Informatics 161: Discussion Sections and Writing Workshops

Here are some of the resources and documents that we have used in class. Further down the page you will find an FAQ for all those daunting questions.

Schedule and Logistics
This document was handed out on the first day of discussion. It includes:

  • An overview of the term
  • Assignments due prior to and after Meeting #1 and Meeting #2. (In order to make Meeting #3 as beneficial as possible, details will be posted once I see how groups are proceeding.)
  • Examples of Topic Summaries and Research Summaries

Final Paper Grading Rubric [NEW!]

Curious about how you will be graded? This document lists the paper elements that we will be considering when grading you paper, along with a set of standards and expectations.

How to Write a Paper

The slides shown during the first discussion can be found here. There are some thought provoking (and hopefully useful) tips to keep in mind as you are proceeding with your project.

How to Read a Book

What if you could read an entire book in 6 hours? Crazy? This document was mentioned during Meeting #1. I have found it invaluable in terms of reading more quickly and efficiently so that I can get on with my life. Converting many of the principals here will help you as you are looking at journal articles too!

How to Read a Paper

Okay, books. Got it. What about papers? This is a PDF of a brochure with some helpful tips for reading papers. It isn’t as in depth as “How to Read a Book” (above), but it may be helpful.


Here are some answers to some of the more frequently asked questions. If you have a question you think should be added, let me know!

Is our term paper an “argument” paper?

Many academic papers require that you make an “argument,” but what counts as an argument depends on the field. This term paper should do more than summarize readings from class and articles found during research. However, this isn’t an opinion paper where facts are not as important and are sometimes strategically ignored — sometimes called a polemic. Instead, you should make an argument that is well grounded in your understanding of course and research materials. Once you have identified your argument, be bold and direct about your thesis and don’t be afraid to take a stand!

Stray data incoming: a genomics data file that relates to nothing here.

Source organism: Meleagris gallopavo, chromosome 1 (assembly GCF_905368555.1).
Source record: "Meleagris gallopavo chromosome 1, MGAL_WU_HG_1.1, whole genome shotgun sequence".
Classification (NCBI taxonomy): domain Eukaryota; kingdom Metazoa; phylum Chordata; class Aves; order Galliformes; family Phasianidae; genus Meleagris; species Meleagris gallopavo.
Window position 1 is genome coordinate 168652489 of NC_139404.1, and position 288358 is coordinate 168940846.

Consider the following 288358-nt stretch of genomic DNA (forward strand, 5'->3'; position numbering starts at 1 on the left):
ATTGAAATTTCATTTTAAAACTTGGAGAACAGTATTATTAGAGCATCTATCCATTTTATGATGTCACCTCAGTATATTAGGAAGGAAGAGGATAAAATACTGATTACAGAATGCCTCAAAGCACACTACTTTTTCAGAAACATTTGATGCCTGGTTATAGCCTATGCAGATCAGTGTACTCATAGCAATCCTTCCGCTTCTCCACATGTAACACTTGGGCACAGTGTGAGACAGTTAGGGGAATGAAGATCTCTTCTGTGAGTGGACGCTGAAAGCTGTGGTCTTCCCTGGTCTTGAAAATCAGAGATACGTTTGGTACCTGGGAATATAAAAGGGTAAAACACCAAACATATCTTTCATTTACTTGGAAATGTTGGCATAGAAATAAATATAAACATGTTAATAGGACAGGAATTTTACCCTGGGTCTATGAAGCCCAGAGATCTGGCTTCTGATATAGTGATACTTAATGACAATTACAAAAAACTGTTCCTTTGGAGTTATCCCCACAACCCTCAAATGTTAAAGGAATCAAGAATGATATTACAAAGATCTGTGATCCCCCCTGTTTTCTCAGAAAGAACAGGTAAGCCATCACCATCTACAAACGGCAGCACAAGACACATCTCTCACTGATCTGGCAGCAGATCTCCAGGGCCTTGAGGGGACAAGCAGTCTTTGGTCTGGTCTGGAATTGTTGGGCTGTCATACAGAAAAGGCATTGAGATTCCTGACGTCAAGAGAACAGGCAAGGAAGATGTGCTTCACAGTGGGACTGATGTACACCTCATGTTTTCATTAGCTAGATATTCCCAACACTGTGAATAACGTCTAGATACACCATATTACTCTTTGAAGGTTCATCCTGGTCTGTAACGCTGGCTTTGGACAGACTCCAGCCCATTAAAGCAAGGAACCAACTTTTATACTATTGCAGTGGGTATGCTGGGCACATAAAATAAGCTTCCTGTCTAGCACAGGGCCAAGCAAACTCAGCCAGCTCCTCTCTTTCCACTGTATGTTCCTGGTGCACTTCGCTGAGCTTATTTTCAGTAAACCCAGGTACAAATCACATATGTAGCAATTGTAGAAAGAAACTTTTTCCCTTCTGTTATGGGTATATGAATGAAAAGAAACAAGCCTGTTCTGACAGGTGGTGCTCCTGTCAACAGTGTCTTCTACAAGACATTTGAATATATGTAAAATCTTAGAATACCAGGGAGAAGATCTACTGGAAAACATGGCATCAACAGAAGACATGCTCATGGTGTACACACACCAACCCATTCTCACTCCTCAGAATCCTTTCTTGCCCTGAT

You mentioned using “Portal” during our research. What is it, and where can I find it?

Portal is the online database for the ACM’s digital library. It is particularly useful if you are trying to focus on ACM specific domains, and the “search by author” feature is really handy. You can find Portal here:

Ahhh! My citations are a mess. I need help!

It is important to make sure your paper is well grounded in your research, you need to cite your references correctly — including your inline citations. How to do this depends on your citation style, but for your reference, here are some examples in APA and MLA:


  • Research has shown that kittens are cute (Jones, 1998).
  • Jones (1998) has found that kittens are cute.
  • As Jones notes, “kittens are cute” (1998, p. 123).
  • For more information, look at the Purdue guide for APA citations.


  • Research has shown that kittens are cute (Jones).
  • Research has shown that kittens are cute (Jones, “Cute things on the Internet”). <– Include the title in quotes when you are citing multiple things from a single author.
  • As Jones notes, “kittens are cute” (“Cute things on the Internet”, 123).
  • For more information, look at the Purdue guide for MLA citations.

How long does our paper need to be?

Does 3,000 words mean exactly 3,000 words? You should be turning in at last 3000 words, which probably means you will be turning in just a bit more than 3,000 words (be sure to finish your sentence). If you go over 4,000… well, that is probably a bit much and probably suggests that you can be more clear and precise with your language.